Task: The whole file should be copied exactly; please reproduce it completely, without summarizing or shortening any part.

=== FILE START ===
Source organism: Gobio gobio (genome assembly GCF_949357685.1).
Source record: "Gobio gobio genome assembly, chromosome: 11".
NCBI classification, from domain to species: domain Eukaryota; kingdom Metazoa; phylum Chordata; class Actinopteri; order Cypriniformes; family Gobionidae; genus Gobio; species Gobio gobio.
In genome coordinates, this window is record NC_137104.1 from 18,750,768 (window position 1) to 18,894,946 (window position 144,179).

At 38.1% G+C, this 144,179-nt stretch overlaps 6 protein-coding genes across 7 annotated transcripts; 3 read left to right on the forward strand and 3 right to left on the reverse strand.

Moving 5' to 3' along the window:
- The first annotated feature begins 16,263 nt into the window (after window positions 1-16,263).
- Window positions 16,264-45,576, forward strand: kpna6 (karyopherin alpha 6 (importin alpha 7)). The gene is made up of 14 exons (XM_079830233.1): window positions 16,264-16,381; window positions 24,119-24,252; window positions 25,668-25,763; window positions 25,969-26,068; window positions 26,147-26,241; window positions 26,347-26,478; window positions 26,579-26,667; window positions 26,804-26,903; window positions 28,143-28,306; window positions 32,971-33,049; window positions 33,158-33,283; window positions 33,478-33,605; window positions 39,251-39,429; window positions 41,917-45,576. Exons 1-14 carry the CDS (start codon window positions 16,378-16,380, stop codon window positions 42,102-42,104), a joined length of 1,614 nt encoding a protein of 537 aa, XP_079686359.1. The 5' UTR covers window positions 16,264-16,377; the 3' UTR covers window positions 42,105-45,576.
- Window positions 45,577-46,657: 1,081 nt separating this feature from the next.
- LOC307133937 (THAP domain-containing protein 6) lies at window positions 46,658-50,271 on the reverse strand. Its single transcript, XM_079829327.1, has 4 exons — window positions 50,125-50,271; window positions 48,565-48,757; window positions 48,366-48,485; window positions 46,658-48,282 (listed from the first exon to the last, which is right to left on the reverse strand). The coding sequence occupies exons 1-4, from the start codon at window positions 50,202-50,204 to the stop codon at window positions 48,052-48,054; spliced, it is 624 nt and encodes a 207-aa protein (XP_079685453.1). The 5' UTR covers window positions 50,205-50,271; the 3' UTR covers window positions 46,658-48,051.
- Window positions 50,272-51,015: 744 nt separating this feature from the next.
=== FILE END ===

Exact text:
Source organism: Gobio gobio (genome assembly GCF_949357685.1).
Source record: "Gobio gobio genome assembly, chromosome: 11".
NCBI classification, from domain to species: domain Eukaryota; kingdom Metazoa; phylum Chordata; class Actinopteri; order Cypriniformes; family Gobionidae; genus Gobio; species Gobio gobio.
In genome coordinates, this window is record NC_137104.1 from 18,750,768 (window position 1) to 18,894,946 (window position 144,179).

At 38.1% G+C, this 144,179-nt stretch overlaps 6 protein-coding genes across 7 annotated transcripts; 3 read left to right on the forward strand and 3 right to left on the reverse strand.

Moving 5' to 3' along the window:
- The first annotated feature begins 16,263 nt into the window (after window positions 1-16,263).
- Window positions 16,264-45,576, forward strand: kpna6 (karyopherin alpha 6 (importin alpha 7)). The gene is made up of 14 exons (XM_079830233.1): window positions 16,264-16,381; window positions 24,119-24,252; window positions 25,668-25,763; window positions 25,969-26,068; window positions 26,147-26,241; window positions 26,347-26,478; window positions 26,579-26,667; window positions 26,804-26,903; window positions 28,143-28,306; window positions 32,971-33,049; window positions 33,158-33,283; window positions 33,478-33,605; window positions 39,251-39,429; window positions 41,917-45,576. Exons 1-14 carry the CDS (start codon window positions 16,378-16,380, stop codon window positions 42,102-42,104), a joined length of 1,614 nt encoding a protein of 537 aa, XP_079686359.1. The 5' UTR covers window positions 16,264-16,377; the 3' UTR covers window positions 42,105-45,576.
- Window positions 45,577-46,657: 1,081 nt separating this feature from the next.
- LOC307133937 (THAP domain-containing protein 6) lies at window positions 46,658-50,271 on the reverse strand. Its single transcript, XM_079829327.1, has 4 exons — window positions 50,125-50,271; window positions 48,565-48,757; window positions 48,366-48,485; window positions 46,658-48,282 (listed from the first exon to the last, which is right to left on the reverse strand). The coding sequence occupies exons 1-4, from the start codon at window positions 50,202-50,204 to the stop codon at window positions 48,052-48,054; spliced, it is 624 nt and encodes a 207-aa protein (XP_079685453.1). The 5' UTR covers window positions 50,205-50,271; the 3' UTR covers window positions 46,658-48,051.
- Window positions 50,272-51,015: 744 nt separating this feature from the next.